Overview: Hypospadias is an abnormality of anterior urethral and penile development in which the urethral opening is anywhere along a line (the urethral groove) running from the tip along the underside (ventral aspect) of the shaft to the junction of the penis and scrotum or perineum. The penis is more likely to have associated ventral shortening and curvature, called chordee, with more proximal urethral defects.
Phenotype/Characteristics: The opening of the urethra that carries the urine is located underside of the penis, and can occur anywhere from just below the end of the penis to the scrotum. Hypospadias can also manifest as an abnormally positioned genitals.
Severe hypospadias have associated structural anomalies such as undescended testicles (10 % of cases) and inguinal hernia. Enlarged prostaric utricle can predispose a patient to urinary tract infections, pseudo-incontinence and stone formation.
This condition may cause a downward curve of the penis during an erection. Erections are common in infant boys.
Other symptoms include:
- Abnormal spraying of urine
- Having to sit down to urinate
- Foreskin that makes the penis looks like it has a "hood"
Frequency: Hypospadias occurs in up to 4 in 1,000 newborn boys. Sometimes, the condition is passed down through families.
Diagnosis: This problem is almost always diagnosed soon after birth during a physical exam. Imaging tests may be done to look for other congenital defects.
The diagnosis of hypospadias can be made prenatally using both prenatal fetal ultrasonography and MRI.
· Genetic factors
o Inadequate human chorionic gonadotropin (HCG) produced by a single placenta (commonly with twins), with an inadequate supply during critical periods of urethral development cause hypospadia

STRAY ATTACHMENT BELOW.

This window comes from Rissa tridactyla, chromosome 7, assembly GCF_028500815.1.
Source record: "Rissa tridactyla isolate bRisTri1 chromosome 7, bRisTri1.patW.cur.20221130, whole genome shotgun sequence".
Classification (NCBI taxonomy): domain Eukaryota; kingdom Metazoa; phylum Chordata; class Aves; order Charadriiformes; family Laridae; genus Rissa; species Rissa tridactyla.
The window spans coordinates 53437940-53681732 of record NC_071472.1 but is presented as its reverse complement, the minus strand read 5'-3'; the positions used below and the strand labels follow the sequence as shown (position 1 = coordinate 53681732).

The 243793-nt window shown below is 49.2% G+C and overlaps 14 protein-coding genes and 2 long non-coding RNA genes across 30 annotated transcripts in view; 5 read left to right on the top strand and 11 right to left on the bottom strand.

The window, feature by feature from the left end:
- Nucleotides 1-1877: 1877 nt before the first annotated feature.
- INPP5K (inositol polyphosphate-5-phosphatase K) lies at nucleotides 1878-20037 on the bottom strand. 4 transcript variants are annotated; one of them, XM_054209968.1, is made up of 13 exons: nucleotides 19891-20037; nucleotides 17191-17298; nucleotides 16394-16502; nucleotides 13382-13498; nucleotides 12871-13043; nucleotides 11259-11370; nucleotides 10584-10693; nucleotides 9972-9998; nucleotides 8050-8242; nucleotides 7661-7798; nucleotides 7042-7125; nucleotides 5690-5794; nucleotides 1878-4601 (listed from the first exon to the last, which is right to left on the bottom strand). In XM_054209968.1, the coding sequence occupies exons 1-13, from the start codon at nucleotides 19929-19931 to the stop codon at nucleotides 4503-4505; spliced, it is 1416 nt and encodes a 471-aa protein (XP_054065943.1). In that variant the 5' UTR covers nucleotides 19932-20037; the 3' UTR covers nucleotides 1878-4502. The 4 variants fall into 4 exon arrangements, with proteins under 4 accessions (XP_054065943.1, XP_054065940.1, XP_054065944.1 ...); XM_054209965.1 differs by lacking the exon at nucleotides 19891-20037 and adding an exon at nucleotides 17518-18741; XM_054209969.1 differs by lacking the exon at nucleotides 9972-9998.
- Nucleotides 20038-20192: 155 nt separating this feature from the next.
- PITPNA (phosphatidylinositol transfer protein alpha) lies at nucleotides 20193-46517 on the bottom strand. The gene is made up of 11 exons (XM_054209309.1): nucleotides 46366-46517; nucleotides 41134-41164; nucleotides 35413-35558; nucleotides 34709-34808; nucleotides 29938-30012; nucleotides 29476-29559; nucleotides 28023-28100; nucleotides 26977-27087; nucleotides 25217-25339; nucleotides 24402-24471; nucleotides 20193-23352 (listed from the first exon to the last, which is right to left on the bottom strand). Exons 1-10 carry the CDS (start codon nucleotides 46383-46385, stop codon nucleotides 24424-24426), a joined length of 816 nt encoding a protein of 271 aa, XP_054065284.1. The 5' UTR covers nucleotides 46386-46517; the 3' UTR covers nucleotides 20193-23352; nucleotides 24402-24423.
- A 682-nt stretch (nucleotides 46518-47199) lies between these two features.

o Inhertitance is polygenic; male children of fathers with hypospadias has been reported as 8%, and 14% of brothers of children with hypospadias are also affected.
· Endocrine factors
o A decrease in available androgen or an inability to use available androgen appropriately may result in hypospadias.
o A higher incidence of hypospadias in winter conceptions has also been proposed.
o Other factors that contribute to infertility, such as underlying endocrinopathies or fetal endocrine abnormalities, may play a role.
· Environmental factors
o Endocrine disruption by environmental agents is blamed for increasing incidence
o Estrogenic substances have been implicated in abnormal penile development in many animal models.
· Combination theory: A growing body of evidence suggests that the development of hypospadias is multifactorial
Minor cases of hypospadias, in which the meatus is located up toward the tip of the glans, may not require surgical repair and may simply be managed with observation.
Infants with hypospadias should not be circumcised. The foreskin should be kept for use in later surgical repair.
Surgery is usually done before the child starts school. Today, most urologists recommend repair before the child is 18 months old. Surgery can be done as young as 4 months old. During the surgery, the penis is straightened and the opening is corrected using tissue grafts from the foreskin. The repair may require multiple surgeries.
Because most patients with hypospadias are surgically treated at a very young age, parental teaching and reassurance is very important to ensure a satisfactory experience for the families of patients with hypospadias. Evidence suggests that online support groups can play an important role in how parents and patients cope with this condition.
Hypospadias and Epispadias Association, Inc.
Kaneshiro, N. (2012). Hypospadias. MedLine Plus. Retrieved March 12, 2013 from the URL: http://www.nlm.nih.gov/medlineplus/ency/article/001286.htm
Gatti, J. (2011). Hypospadias. MedScape. Retrieved March 12, 2013 from the URL: http://emedicine.medscape.com/article/1015227-followup#a2651